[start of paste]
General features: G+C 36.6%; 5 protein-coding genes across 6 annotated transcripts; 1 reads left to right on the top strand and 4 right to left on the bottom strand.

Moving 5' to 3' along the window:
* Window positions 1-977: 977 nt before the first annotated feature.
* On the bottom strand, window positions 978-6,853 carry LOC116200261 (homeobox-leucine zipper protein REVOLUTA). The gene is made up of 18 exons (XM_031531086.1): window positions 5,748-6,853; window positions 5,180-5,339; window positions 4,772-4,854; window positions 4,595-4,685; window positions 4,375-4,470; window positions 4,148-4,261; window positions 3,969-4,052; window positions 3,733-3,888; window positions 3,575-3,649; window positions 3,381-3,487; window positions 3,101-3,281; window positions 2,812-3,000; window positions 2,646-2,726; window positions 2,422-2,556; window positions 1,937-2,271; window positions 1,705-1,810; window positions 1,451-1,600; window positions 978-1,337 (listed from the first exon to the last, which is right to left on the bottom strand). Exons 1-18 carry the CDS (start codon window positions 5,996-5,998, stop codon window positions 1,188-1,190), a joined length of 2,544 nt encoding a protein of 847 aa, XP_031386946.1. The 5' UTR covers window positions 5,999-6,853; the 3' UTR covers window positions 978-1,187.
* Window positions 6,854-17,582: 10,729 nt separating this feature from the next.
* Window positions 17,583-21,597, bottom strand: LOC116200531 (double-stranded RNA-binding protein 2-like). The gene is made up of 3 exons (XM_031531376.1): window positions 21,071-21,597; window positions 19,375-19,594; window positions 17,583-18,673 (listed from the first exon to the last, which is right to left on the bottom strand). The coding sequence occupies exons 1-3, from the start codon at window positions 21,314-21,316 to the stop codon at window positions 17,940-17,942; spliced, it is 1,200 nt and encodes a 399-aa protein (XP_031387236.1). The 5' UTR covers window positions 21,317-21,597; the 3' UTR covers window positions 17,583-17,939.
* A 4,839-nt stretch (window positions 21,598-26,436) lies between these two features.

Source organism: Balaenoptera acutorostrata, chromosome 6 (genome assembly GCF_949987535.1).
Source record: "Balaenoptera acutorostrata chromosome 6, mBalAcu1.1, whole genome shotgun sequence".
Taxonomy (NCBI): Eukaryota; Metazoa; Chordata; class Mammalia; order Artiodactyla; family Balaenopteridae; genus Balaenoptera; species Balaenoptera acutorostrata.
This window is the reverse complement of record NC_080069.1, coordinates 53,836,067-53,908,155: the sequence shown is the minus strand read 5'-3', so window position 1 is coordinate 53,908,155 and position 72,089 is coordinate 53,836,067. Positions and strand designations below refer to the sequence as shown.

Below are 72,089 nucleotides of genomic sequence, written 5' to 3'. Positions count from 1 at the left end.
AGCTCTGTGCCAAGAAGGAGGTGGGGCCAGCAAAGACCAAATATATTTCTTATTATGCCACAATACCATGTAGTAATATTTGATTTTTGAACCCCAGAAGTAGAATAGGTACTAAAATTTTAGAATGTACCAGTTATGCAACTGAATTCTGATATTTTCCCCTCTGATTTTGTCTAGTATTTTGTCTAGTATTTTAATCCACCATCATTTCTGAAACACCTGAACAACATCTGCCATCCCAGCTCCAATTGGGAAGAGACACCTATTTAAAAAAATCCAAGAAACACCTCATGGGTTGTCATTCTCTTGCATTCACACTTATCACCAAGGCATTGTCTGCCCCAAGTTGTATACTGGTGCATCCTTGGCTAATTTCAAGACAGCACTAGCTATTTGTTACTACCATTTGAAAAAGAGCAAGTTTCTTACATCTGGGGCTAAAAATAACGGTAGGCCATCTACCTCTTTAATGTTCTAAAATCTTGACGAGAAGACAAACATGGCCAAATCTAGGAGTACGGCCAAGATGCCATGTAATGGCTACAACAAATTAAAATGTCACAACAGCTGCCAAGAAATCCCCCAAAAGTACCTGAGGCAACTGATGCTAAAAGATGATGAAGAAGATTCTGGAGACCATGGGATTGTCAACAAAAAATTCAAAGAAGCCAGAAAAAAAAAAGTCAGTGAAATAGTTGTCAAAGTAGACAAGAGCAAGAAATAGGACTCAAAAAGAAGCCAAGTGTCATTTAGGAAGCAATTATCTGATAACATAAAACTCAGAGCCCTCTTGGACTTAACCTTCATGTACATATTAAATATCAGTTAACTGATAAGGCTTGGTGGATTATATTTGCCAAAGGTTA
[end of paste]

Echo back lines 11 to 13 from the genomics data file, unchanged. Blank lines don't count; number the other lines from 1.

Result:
This window is the reverse complement of record NC_080069.1, coordinates 53,836,067-53,908,155: the sequence shown is the minus strand read 5'-3', so window position 1 is coordinate 53,908,155 and position 72,089 is coordinate 53,836,067. Positions and strand designations below refer to the sequence as shown.

Below are 72,089 nucleotides of genomic sequence, written 5' to 3'. Positions count from 1 at the left end.
AGCTCTGTGCCAAGAAGGAGGTGGGGCCAGCAAAGACCAAATATATTTCTTATTATGCCACAATACCATGTAGTAATATTTGATTTTTGAACCCCAGAAGTAGAATAGGTACTAAAATTTTAGAATGTACCAGTTATGCAACTGAATTCTGATATTTTCCCCTCTGATTTTGTCTAGTATTTTGTCTAGTATTTTAATCCACCATCATTTCTGAAACACCTGAACAACATCTGCCATCCCAGCTCCAATTGGGAAGAGACACCTATTTAAAAAAATCCAAGAAACACCTCATGGGTTGTCATTCTCTTGCATTCACACTTATCACCAAGGCATTGTCTGCCCCAAGTTGTATACTGGTGCATCCTTGGCTAATTTCAAGACAGCACTAGCTATTTGTTACTACCATTTGAAAAAGAGCAAGTTTCTTACATCTGGGGCTAAAAATAACGGTAGGCCATCTACCTCTTTAATGTTCTAAAATCTTGACGAGAAGACAAACATGGCCAAATCTAGGAGTACGGCCAAGATGCCATGTAATGGCTACAACAAATTAAAATGTCACAACAGCTGCCAAGAAATCCCCCAAAAGTACCTGAGGCAACTGATGCTAAAAGATGATGAAGAAGATTCTGGAGACCATGGGATTGTCAACAAAAAATTCAAAGAAGCCAGAAAAAAAAAAGTCAGTGAAATAGTTGTCAAAGTAGACAAGAGCAAGAAATAGGACTCAAAAAGAAGCCAAGTGTCATTTAGGAAGCAATTATCTGATAACATAAAACTCAGAGCCCTCTTGGACTTAACCTTCATGTACATATTAAATATCAGTTAACTGATAAGGCTTGGTGGATTATATTTGCCAAAGGTTA